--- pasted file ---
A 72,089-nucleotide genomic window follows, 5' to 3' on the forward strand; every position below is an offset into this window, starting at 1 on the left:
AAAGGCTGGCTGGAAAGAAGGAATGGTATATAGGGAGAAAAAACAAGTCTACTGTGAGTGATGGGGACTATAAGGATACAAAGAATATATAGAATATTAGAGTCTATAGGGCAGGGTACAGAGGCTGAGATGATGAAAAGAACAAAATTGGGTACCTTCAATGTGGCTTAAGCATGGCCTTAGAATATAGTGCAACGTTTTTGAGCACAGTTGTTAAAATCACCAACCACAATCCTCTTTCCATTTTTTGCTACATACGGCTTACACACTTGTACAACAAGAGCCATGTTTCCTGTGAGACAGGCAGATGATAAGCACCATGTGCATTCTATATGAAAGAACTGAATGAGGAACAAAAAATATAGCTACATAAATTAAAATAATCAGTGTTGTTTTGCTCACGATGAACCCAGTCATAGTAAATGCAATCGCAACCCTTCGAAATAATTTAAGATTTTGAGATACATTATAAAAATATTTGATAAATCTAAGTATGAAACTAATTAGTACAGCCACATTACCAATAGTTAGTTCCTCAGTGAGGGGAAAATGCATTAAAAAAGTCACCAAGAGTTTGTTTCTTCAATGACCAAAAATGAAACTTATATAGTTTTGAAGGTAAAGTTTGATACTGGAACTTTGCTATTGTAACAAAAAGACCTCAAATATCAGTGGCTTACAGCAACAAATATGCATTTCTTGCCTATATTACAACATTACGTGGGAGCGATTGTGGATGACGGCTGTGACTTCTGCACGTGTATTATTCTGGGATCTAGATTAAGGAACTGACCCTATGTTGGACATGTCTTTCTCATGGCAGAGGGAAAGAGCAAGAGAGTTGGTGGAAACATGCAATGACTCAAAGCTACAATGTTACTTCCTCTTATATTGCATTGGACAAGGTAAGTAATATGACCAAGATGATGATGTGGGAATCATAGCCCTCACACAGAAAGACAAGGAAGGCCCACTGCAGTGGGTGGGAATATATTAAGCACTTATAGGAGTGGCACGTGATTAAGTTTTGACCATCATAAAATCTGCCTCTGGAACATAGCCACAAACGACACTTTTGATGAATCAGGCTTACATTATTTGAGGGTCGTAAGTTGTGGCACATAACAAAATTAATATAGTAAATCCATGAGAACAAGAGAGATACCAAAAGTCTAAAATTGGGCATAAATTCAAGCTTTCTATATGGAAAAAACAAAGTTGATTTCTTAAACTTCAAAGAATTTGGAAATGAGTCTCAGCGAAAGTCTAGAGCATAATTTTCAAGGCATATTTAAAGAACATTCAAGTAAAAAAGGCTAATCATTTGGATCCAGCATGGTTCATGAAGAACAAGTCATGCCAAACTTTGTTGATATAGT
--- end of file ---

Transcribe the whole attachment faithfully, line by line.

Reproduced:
A 72,089-nucleotide genomic window follows, 5' to 3' on the forward strand; every position below is an offset into this window, starting at 1 on the left:
AAAGGCTGGCTGGAAAGAAGGAATGGTATATAGGGAGAAAAAACAAGTCTACTGTGAGTGATGGGGACTATAAGGATACAAAGAATATATAGAATATTAGAGTCTATAGGGCAGGGTACAGAGGCTGAGATGATGAAAAGAACAAAATTGGGTACCTTCAATGTGGCTTAAGCATGGCCTTAGAATATAGTGCAACGTTTTTGAGCACAGTTGTTAAAATCACCAACCACAATCCTCTTTCCATTTTTTGCTACATACGGCTTACACACTTGTACAACAAGAGCCATGTTTCCTGTGAGACAGGCAGATGATAAGCACCATGTGCATTCTATATGAAAGAACTGAATGAGGAACAAAAAATATAGCTACATAAATTAAAATAATCAGTGTTGTTTTGCTCACGATGAACCCAGTCATAGTAAATGCAATCGCAACCCTTCGAAATAATTTAAGATTTTGAGATACATTATAAAAATATTTGATAAATCTAAGTATGAAACTAATTAGTACAGCCACATTACCAATAGTTAGTTCCTCAGTGAGGGGAAAATGCATTAAAAAAGTCACCAAGAGTTTGTTTCTTCAATGACCAAAAATGAAACTTATATAGTTTTGAAGGTAAAGTTTGATACTGGAACTTTGCTATTGTAACAAAAAGACCTCAAATATCAGTGGCTTACAGCAACAAATATGCATTTCTTGCCTATATTACAACATTACGTGGGAGCGATTGTGGATGACGGCTGTGACTTCTGCACGTGTATTATTCTGGGATCTAGATTAAGGAACTGACCCTATGTTGGACATGTCTTTCTCATGGCAGAGGGAAAGAGCAAGAGAGTTGGTGGAAACATGCAATGACTCAAAGCTACAATGTTACTTCCTCTTATATTGCATTGGACAAGGTAAGTAATATGACCAAGATGATGATGTGGGAATCATAGCCCTCACACAGAAAGACAAGGAAGGCCCACTGCAGTGGGTGGGAATATATTAAGCACTTATAGGAGTGGCACGTGATTAAGTTTTGACCATCATAAAATCTGCCTCTGGAACATAGCCACAAACGACACTTTTGATGAATCAGGCTTACATTATTTGAGGGTCGTAAGTTGTGGCACATAACAAAATTAATATAGTAAATCCATGAGAACAAGAGAGATACCAAAAGTCTAAAATTGGGCATAAATTCAAGCTTTCTATATGGAAAAAACAAAGTTGATTTCTTAAACTTCAAAGAATTTGGAAATGAGTCTCAGCGAAAGTCTAGAGCATAATTTTCAAGGCATATTTAAAGAACATTCAAGTAAAAAAGGCTAATCATTTGGATCCAGCATGGTTCATGAAGAACAAGTCATGCCAAACTTTGTTGATATAGT